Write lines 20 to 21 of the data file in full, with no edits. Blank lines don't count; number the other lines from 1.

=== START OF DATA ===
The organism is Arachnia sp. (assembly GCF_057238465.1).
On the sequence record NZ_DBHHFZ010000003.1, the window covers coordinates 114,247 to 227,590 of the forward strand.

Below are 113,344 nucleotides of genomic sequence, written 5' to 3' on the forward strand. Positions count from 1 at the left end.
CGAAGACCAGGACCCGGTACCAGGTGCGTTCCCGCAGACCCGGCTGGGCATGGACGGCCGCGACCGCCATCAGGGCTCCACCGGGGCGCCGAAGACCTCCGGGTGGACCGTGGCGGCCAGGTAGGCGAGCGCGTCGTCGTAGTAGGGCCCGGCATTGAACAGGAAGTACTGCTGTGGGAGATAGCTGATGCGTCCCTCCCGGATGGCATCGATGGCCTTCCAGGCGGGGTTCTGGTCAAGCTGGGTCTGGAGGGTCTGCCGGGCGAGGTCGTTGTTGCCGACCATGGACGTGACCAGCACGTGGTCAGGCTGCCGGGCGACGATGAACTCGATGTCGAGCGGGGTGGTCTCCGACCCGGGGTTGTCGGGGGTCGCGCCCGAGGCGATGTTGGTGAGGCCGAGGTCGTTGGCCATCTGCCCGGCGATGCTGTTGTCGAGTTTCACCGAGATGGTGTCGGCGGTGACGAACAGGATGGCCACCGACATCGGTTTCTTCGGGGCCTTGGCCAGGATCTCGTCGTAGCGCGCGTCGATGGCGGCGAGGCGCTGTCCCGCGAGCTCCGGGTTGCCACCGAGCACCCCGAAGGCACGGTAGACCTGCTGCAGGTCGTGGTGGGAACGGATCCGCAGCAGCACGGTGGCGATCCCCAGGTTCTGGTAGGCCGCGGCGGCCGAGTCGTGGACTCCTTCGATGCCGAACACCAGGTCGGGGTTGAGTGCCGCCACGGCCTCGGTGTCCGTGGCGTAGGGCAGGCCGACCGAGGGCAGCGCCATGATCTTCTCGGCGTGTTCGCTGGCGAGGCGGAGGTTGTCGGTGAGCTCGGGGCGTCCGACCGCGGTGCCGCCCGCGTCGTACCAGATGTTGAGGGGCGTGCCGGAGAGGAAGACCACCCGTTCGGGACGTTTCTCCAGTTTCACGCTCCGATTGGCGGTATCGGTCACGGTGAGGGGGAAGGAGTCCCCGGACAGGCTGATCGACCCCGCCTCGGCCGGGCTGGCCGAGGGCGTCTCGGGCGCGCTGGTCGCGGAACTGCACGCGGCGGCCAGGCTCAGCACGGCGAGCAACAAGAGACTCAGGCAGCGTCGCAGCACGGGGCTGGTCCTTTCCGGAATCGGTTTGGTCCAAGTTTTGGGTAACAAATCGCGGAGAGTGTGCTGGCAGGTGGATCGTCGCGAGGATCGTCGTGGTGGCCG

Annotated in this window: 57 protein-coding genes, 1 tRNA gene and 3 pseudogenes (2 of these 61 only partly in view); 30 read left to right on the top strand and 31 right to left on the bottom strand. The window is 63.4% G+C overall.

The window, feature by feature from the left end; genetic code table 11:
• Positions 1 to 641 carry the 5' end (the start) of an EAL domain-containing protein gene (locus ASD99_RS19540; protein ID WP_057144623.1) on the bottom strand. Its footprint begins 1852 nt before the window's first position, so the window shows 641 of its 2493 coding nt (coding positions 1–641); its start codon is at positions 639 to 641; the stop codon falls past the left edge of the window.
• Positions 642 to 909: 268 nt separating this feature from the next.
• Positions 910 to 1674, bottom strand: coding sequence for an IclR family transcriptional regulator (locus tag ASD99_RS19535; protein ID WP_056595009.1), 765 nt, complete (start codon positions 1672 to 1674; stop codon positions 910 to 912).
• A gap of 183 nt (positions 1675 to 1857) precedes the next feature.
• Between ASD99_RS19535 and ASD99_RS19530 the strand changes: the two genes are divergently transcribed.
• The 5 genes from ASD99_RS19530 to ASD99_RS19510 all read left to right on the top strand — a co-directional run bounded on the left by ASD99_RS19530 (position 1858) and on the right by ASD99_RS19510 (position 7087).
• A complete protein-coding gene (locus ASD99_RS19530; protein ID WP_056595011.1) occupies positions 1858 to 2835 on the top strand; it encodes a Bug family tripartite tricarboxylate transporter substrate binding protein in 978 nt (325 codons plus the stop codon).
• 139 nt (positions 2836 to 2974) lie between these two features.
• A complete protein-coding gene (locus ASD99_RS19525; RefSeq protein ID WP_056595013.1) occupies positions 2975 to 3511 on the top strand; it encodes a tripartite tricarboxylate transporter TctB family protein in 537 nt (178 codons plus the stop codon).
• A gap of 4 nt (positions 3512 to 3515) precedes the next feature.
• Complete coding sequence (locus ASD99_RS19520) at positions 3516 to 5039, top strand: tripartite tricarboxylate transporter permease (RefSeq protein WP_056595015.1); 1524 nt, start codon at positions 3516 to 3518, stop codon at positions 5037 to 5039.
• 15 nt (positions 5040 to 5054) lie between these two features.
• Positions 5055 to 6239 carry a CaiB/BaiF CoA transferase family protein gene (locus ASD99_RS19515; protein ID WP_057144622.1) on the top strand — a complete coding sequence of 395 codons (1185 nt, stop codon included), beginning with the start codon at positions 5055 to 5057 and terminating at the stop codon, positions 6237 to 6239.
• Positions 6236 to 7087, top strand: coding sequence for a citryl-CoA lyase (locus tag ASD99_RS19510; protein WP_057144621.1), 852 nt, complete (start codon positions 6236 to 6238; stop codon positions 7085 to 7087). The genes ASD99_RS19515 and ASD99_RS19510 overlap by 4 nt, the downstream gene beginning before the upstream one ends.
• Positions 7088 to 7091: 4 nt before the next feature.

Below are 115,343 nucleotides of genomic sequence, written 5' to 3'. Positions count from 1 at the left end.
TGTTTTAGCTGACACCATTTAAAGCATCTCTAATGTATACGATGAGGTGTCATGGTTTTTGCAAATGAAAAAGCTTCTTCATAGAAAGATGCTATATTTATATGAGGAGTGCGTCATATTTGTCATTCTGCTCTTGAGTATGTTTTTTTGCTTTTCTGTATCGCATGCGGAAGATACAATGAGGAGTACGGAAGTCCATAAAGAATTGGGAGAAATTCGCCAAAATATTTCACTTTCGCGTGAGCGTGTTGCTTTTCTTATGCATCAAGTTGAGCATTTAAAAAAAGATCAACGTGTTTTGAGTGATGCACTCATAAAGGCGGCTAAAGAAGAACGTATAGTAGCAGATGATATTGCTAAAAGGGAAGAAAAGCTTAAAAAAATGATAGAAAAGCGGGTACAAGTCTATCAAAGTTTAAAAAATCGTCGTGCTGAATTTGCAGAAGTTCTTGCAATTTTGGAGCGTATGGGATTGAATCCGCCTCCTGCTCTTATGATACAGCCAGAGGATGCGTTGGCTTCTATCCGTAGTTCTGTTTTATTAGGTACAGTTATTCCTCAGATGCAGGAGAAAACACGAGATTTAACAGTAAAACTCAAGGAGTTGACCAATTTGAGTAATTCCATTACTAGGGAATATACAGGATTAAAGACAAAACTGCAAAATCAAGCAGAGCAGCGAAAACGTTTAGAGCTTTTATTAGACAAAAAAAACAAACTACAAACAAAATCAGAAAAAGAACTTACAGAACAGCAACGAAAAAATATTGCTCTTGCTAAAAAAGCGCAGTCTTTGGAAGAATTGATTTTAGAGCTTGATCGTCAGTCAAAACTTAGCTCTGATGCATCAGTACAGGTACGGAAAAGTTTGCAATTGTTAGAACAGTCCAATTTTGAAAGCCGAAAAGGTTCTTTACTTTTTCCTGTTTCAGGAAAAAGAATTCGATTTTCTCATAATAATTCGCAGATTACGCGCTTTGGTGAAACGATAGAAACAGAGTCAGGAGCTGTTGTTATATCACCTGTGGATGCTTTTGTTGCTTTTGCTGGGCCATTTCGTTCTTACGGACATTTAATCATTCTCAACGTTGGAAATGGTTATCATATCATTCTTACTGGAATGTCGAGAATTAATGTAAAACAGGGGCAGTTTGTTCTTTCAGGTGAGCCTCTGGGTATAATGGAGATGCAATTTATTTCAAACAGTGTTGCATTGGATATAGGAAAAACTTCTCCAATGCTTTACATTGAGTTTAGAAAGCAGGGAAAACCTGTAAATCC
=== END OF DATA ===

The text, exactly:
• Positions 6236 to 7087, top strand: coding sequence for a citryl-CoA lyase (locus tag ASD99_RS19510; protein WP_057144621.1), 852 nt, complete (start codon positions 6236 to 6238; stop codon positions 7085 to 7087). The genes ASD99_RS19515 and ASD99_RS19510 overlap by 4 nt, the downstream gene beginning before the upstream one ends.
• Positions 7088 to 7091: 4 nt before the next feature.